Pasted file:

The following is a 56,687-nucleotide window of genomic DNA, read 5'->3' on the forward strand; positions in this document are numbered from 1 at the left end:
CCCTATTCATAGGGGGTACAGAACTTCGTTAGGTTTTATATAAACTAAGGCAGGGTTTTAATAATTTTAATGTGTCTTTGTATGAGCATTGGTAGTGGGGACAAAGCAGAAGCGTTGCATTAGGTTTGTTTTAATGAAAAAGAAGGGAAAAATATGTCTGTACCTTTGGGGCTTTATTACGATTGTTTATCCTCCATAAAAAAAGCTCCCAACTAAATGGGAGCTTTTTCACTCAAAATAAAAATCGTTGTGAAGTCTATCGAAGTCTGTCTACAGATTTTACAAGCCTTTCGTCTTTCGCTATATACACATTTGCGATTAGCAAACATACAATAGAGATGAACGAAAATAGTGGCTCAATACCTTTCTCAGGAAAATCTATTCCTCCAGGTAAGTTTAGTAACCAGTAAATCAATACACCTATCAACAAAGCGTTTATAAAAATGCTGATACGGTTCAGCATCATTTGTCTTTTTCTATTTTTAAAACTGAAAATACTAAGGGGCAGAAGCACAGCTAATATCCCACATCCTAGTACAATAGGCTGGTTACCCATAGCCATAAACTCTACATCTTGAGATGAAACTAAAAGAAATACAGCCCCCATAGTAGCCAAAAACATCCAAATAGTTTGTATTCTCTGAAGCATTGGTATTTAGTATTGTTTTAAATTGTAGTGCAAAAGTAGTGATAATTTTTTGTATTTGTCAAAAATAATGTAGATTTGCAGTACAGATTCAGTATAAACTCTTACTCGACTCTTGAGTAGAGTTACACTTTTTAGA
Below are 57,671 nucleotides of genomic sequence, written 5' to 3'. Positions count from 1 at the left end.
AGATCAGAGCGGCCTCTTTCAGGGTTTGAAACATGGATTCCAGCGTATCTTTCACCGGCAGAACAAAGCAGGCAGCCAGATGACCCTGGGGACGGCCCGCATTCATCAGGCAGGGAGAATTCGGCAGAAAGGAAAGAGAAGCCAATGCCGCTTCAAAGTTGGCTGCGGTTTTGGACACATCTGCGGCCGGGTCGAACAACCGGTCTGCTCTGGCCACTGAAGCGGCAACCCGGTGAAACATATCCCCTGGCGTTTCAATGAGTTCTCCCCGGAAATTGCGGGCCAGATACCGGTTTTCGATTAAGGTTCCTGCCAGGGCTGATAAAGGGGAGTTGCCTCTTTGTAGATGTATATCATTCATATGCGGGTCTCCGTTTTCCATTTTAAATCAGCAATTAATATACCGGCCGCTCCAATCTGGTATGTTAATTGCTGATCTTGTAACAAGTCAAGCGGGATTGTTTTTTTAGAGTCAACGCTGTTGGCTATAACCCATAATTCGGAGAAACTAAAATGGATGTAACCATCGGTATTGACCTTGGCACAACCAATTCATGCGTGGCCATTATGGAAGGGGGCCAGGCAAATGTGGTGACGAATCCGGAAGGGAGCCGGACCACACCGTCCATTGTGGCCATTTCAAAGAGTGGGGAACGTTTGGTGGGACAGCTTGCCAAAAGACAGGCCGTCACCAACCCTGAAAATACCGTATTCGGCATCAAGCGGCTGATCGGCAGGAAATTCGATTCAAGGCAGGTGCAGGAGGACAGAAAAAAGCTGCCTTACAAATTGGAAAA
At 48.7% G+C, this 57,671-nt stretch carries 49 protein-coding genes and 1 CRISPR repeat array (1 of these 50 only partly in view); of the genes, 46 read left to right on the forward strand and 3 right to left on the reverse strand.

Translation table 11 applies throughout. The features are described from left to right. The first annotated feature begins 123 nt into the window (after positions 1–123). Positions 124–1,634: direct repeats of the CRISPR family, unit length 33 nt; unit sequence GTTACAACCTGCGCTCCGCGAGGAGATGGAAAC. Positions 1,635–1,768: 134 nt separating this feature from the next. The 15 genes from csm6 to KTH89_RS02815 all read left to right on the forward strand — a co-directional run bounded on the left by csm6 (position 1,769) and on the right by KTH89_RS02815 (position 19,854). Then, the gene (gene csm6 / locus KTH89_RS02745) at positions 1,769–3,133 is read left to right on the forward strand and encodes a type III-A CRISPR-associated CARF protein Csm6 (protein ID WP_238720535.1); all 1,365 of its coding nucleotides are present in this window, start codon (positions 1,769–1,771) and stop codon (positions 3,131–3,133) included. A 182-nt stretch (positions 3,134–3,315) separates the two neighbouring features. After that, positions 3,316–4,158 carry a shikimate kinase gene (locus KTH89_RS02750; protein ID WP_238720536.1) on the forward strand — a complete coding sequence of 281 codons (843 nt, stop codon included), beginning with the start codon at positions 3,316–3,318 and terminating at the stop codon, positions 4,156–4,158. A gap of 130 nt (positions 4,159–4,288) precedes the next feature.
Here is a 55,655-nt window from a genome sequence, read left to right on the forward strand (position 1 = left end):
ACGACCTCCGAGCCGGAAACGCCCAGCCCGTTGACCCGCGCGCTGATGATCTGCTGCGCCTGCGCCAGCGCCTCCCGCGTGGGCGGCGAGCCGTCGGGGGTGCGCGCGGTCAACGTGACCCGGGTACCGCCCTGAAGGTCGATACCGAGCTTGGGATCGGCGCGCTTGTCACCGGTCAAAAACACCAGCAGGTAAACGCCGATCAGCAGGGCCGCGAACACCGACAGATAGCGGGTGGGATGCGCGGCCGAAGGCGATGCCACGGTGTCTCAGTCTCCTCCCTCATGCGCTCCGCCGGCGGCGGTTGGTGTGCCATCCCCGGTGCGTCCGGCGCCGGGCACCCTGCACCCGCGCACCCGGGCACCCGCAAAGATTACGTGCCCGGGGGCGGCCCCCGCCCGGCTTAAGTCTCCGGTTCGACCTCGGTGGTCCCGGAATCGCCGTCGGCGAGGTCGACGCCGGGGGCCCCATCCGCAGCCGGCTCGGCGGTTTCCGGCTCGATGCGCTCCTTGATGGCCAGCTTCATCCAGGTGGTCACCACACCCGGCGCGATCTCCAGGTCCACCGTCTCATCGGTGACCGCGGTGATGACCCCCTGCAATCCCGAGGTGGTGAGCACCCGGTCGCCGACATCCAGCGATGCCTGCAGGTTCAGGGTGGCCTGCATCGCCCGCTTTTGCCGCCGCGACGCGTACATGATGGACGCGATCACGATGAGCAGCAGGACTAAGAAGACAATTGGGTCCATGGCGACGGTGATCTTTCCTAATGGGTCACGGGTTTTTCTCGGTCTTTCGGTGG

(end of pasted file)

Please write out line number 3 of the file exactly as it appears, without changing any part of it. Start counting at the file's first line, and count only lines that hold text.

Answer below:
Below are 57,671 nucleotides of genomic sequence, written 5' to 3'. Positions count from 1 at the left end.